Dr. Bob Duke, from the University of Texas at Austin, will be joining the music therapy program this week. He is an amazing researcher in music and human learning. Below is his brief bio:
Robert Duke is the Marlene and Morton Meyerson Centennial Professor and Head of Music and Human Learning at The University of Texas at Austin, where he is a University and University of Texas System Distinguished Teaching Professor, Elizabeth Shatto Massey Distinguished Fellow in Teacher Education, and Director of the Center for Music Learning. He is also a clinical professor in the Dell Medical School at The University of Texas and was the founding director of the psychology of learning program at the Colburn Conservatory of Music in Los Angeles.
Dr. Duke’s research on human learning and behavior spans multiple disciplines, and his most recent work explores the refinement of procedural memories and the analysis of gaze in teacher-learner interactions. A former studio musician and public school music teacher, he has worked closely with children at-risk, both in the public schools and through the juvenile justice system. He is the author of Scribe 4 behavior analysis software, and his most recent books are Intelligent Music Teaching: Essays on the Core Principles of Effective Instruction, The Habits of Musicianship, which he co-authored with Jim Byo of Louisiana State University, and Brain Briefs, which he co-authored with Art Markman, his co-host on the public radio program and podcast Two Guys on Your Head, produced by KUT Radio in Austin.We have scheduled him to present on Tuesday evening from 5:00-6:15 a lecture relevant to musicians, students and professionals, in room 180. We encourage all faculty and students to attend this specialized lecture.He is also working with the music therapy students on issues relevant to music therapy research and clinical work on Tuesday and Thursday. Below is the schedule for the rest of his visit.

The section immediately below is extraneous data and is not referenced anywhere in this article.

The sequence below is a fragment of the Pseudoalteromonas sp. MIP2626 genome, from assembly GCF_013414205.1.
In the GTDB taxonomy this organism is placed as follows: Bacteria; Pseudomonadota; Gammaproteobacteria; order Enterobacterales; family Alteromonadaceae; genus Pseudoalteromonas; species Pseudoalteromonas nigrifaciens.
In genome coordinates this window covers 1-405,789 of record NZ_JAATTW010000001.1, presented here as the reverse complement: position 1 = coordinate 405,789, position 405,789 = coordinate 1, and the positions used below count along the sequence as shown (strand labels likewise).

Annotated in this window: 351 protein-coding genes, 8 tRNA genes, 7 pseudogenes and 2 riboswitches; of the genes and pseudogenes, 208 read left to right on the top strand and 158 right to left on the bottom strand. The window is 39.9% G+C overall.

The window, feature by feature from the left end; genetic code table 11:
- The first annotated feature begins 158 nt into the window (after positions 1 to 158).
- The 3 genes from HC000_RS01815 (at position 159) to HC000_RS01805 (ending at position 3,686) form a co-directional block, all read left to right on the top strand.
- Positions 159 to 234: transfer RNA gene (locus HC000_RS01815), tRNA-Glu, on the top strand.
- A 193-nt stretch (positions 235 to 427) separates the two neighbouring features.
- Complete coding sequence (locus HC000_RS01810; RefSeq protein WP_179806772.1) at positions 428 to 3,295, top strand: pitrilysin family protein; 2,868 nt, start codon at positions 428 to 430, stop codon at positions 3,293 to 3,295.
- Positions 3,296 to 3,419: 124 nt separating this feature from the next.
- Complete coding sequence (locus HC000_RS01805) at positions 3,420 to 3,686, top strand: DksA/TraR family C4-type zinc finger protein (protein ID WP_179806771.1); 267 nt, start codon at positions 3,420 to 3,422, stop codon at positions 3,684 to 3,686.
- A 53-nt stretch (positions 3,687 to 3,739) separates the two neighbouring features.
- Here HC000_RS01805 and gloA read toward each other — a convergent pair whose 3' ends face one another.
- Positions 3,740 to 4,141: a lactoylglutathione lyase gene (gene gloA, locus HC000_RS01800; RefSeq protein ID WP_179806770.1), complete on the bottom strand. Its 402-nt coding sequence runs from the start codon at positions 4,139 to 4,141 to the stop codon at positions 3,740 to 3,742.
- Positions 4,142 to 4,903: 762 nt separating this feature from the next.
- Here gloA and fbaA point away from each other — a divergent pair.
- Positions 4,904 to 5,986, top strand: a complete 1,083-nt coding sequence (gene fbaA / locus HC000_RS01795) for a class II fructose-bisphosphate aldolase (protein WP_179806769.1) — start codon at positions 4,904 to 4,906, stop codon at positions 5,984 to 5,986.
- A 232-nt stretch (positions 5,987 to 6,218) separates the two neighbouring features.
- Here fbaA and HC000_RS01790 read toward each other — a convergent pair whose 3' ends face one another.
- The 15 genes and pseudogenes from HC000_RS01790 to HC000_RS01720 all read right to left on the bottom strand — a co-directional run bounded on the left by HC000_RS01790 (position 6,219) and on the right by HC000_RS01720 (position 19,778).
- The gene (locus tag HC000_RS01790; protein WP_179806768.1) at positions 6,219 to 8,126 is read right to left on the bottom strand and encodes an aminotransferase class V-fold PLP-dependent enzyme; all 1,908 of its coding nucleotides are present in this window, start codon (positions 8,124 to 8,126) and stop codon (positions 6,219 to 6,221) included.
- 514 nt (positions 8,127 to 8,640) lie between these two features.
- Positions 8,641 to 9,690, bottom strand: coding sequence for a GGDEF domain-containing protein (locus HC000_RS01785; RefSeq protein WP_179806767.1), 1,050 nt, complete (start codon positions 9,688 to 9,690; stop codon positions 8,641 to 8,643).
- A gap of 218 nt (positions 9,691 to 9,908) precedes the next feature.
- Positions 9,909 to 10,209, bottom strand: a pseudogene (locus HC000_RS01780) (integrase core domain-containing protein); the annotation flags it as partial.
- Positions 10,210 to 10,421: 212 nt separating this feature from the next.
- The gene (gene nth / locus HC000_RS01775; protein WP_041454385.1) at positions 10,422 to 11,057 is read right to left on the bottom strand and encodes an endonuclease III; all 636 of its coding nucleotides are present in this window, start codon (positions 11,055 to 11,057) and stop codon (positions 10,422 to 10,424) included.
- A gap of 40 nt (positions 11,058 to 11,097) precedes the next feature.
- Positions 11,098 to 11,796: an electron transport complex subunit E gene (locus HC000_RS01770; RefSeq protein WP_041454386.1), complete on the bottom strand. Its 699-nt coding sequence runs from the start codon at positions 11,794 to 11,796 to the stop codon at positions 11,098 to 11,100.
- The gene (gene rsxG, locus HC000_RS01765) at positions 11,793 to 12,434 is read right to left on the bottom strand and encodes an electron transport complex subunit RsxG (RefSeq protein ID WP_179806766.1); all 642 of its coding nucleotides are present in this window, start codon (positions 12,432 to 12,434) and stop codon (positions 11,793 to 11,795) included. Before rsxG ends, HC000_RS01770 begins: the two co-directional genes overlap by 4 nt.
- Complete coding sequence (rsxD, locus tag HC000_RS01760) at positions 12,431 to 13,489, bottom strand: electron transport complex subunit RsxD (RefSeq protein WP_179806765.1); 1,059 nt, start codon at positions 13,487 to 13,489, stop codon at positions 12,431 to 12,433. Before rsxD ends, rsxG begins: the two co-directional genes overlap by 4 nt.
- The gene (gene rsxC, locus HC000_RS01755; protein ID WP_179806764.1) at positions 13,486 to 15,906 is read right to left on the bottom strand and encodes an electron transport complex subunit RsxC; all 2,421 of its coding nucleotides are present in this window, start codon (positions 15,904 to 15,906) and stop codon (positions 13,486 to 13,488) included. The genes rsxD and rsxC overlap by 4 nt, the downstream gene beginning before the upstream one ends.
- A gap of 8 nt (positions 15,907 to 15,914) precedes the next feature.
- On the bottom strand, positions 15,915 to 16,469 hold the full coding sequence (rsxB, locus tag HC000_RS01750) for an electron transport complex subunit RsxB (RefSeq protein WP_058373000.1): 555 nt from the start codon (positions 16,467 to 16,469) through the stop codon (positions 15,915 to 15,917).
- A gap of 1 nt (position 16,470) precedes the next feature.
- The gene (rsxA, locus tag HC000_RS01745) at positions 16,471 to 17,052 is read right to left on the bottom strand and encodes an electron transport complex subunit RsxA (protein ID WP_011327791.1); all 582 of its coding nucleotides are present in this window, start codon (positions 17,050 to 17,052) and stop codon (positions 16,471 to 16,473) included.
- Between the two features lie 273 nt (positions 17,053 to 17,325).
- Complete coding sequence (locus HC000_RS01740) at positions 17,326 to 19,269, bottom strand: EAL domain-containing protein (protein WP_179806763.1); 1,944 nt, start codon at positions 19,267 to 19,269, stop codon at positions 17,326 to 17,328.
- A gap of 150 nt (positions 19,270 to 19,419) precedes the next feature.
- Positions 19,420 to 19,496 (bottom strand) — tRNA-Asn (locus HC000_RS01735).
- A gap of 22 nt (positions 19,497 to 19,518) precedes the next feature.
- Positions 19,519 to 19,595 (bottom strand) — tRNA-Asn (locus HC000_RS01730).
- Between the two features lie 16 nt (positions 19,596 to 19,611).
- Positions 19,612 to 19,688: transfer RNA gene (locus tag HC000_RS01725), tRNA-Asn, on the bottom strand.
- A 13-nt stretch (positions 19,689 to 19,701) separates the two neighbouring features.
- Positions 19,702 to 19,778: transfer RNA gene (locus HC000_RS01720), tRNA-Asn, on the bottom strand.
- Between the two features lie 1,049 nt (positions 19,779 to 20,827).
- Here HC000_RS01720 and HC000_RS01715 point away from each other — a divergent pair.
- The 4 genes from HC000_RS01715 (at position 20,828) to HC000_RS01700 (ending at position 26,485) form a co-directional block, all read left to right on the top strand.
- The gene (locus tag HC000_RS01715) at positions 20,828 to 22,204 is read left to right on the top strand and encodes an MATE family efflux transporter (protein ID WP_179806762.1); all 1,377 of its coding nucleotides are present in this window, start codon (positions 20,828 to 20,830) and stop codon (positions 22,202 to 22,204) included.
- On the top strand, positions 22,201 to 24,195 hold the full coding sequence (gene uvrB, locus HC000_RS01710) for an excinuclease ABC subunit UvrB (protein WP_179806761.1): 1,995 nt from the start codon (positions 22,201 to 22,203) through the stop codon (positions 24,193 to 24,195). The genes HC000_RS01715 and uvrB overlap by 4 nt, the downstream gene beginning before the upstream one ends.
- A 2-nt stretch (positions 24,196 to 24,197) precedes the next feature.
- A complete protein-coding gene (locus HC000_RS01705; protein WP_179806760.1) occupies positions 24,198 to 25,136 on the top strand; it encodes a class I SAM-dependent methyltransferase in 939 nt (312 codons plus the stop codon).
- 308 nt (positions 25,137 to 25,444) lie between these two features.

8:00-9:15 — Dr. Duke will be discussing his book, Intelligent Music Teaching, with the senior music therapy students (who have read the book the past two weeks). They are asking him specific questions relevant to his book as well as connections to music therapy.
9:30-10:45 — Dr. Duke will be presenting his research on eye gaze or how we learn/process of learning, making connections to music therapy students’ skill development related to music therapy clinical work.
9:30-10:45 — Dr. Duke will be discussing behavior modification with our sophomore music therapy students who have already completed material related to antecedents, behaviors, and consequences — including avoidance, escape, etc.